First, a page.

There it might be more partnering with someone who is local for the global capabilities that we bring. That might be a more realistic way to approach things. In part because we are a bit of a late-comer - it's not like we're the first one penetrating that region.

But for a lot of very well-known firms, any one of the global firms that we compete against, the model is pretty simple and straight forward; they may have satellite office, but they keep their global investment network where it is and then they have London as the hub for that satellite and then it's through that office they provide service.

Then there are the PMs wherever they are and they're accessible and transparently available to the local monies and then if it's going into the second tiers, it's through a partner.

Are UCITS an example of that?

I think in terms of Europe, UCITS are certainly a very effective way to reach into bank distribution and they're all pretty much guided architecture over there compared to what the U.S. looks like. We're going to launch a UCITS platform in the next few months through Dublin as the product achitecture for retail.

When it comes to the Middle East, I think that is more of the targeted institutional approach and may mean partnering with some of the local banks. It's a relatively concentrated set of markets. It's not like you have a huge range of distribution partners that tie out with a huge number of institutional investors you can approach directly. 

Do these markets reflect the same kind of evolution that we've seen here in the U.S., where ETFs have become a core instrument in the portfolio, or is there demand for different products?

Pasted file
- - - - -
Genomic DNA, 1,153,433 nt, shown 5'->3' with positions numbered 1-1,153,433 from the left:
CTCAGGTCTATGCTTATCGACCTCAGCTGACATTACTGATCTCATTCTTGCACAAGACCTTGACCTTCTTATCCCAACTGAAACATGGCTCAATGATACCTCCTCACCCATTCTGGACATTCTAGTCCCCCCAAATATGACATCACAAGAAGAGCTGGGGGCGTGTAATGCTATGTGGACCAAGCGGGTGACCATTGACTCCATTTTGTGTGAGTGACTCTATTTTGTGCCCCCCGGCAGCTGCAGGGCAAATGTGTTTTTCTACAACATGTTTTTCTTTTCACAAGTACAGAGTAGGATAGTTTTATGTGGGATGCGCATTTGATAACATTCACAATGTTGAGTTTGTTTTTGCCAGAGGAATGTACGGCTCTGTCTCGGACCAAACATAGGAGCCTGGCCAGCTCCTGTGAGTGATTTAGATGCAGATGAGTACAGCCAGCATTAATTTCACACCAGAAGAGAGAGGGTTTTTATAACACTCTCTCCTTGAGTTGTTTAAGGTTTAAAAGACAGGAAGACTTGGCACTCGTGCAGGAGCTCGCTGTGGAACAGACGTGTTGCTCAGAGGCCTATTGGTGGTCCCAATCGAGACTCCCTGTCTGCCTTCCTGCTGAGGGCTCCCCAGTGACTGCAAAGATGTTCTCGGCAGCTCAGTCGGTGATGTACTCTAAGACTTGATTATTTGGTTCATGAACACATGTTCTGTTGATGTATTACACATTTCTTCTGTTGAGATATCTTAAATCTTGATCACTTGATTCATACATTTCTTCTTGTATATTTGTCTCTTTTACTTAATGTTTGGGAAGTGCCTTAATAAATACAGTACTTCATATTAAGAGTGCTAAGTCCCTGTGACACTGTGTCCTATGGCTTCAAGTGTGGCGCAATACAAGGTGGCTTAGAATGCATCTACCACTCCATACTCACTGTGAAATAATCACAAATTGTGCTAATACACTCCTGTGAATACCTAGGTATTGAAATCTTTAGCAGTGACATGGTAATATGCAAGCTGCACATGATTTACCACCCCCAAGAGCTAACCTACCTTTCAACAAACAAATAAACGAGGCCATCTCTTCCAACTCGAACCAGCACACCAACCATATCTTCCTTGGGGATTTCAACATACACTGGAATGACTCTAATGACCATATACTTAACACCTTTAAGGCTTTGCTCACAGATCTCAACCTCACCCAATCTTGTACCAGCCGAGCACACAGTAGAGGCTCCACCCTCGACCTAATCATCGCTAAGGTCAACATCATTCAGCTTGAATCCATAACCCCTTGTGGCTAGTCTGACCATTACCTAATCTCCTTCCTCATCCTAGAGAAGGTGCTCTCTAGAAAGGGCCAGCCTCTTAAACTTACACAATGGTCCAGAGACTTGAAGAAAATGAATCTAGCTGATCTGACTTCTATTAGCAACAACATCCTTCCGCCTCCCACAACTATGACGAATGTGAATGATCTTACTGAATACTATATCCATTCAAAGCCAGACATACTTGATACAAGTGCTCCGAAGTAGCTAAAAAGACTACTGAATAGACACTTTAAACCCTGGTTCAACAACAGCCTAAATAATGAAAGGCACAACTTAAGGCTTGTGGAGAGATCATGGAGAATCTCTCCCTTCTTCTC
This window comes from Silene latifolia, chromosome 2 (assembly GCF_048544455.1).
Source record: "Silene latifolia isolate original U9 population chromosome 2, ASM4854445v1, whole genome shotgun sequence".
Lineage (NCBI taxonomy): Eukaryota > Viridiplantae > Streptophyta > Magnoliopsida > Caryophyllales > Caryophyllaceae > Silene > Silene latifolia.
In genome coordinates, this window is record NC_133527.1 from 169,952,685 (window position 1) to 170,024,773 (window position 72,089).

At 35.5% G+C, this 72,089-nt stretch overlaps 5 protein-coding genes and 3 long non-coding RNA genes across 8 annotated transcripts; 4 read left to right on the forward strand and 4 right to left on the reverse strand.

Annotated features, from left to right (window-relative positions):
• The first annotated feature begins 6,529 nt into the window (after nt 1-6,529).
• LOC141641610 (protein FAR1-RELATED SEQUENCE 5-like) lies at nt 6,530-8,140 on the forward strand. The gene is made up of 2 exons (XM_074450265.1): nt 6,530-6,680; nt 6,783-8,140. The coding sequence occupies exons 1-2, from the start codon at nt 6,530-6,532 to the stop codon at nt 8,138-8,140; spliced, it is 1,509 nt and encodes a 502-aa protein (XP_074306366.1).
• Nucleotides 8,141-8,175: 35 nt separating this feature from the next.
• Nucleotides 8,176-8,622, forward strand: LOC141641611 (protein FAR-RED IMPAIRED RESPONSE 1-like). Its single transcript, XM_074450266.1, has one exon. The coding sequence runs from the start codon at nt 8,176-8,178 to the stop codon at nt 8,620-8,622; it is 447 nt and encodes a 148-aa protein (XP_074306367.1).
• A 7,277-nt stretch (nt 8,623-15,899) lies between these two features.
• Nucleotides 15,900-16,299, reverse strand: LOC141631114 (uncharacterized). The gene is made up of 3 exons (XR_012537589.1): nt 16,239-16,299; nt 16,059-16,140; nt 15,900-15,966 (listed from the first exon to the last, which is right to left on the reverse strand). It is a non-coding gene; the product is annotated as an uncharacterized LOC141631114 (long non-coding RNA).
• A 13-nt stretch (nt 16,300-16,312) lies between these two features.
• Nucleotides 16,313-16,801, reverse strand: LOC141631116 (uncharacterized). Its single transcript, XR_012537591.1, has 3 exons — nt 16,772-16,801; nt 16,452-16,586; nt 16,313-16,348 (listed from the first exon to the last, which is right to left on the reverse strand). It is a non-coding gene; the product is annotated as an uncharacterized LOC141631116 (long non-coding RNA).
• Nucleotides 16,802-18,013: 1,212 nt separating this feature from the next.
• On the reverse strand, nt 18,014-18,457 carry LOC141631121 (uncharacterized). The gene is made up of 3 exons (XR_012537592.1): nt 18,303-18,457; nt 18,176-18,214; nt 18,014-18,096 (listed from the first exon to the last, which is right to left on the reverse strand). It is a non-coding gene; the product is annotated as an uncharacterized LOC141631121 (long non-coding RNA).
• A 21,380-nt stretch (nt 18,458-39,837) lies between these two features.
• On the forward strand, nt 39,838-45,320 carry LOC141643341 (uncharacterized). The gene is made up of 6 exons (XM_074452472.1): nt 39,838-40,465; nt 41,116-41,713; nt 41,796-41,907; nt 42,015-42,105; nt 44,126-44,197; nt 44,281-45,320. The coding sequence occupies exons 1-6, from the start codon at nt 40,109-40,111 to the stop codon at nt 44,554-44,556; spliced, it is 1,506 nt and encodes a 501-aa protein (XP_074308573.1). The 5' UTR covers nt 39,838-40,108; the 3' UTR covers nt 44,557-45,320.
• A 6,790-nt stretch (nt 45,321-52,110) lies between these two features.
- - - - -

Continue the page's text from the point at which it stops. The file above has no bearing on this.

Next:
Well every region or market is different. So Europe, first of all, is more fixed-income and less equity oriented, apart from the U.K. All the Anglo markets look quite similar to one another, but mainland Europe is more oriented toward fixed income.

Europe has been susceptible to passive ETFs, but less so than the U.S., more so than Asia. I know BlackRock feels pretty positive about the continued momentum, but I personally think there's a cyclical aspect to what's happening in the passive versus active.

I think there is a fundamental need for the role of passive, but I think it was enhanced by the crisis that drove down the valuations of markets to such an extent that the beta play just had a lot of merit. And now we're starting to get to richer markets, maybe closer to full valuations. But at that point it becomes harder and harder for the index to deliver in a discernible way relative to active. When fundamentals start reasserting themselves, and valuations start approaching fair value, then you want skill.

Europe didn't quite catch that wave as quickly as the U.S. did and I think the cycle is going to start shifting. If I were to predict, it's not going to gain the same prominence, but it will have a presence.

If you're going to own a piece of everything in the world, you've got to have efficient ways to get in and out of that. So, ETFs in passive have value for people with really large deployable pools of assets and who want to maintain flexibility. UBS launched their ETF platform three years ago, it's $26 billion in assets and it's an example of how Europe is waking up to it, but I'm not sure it's going to have the same penetration rate as the U.S.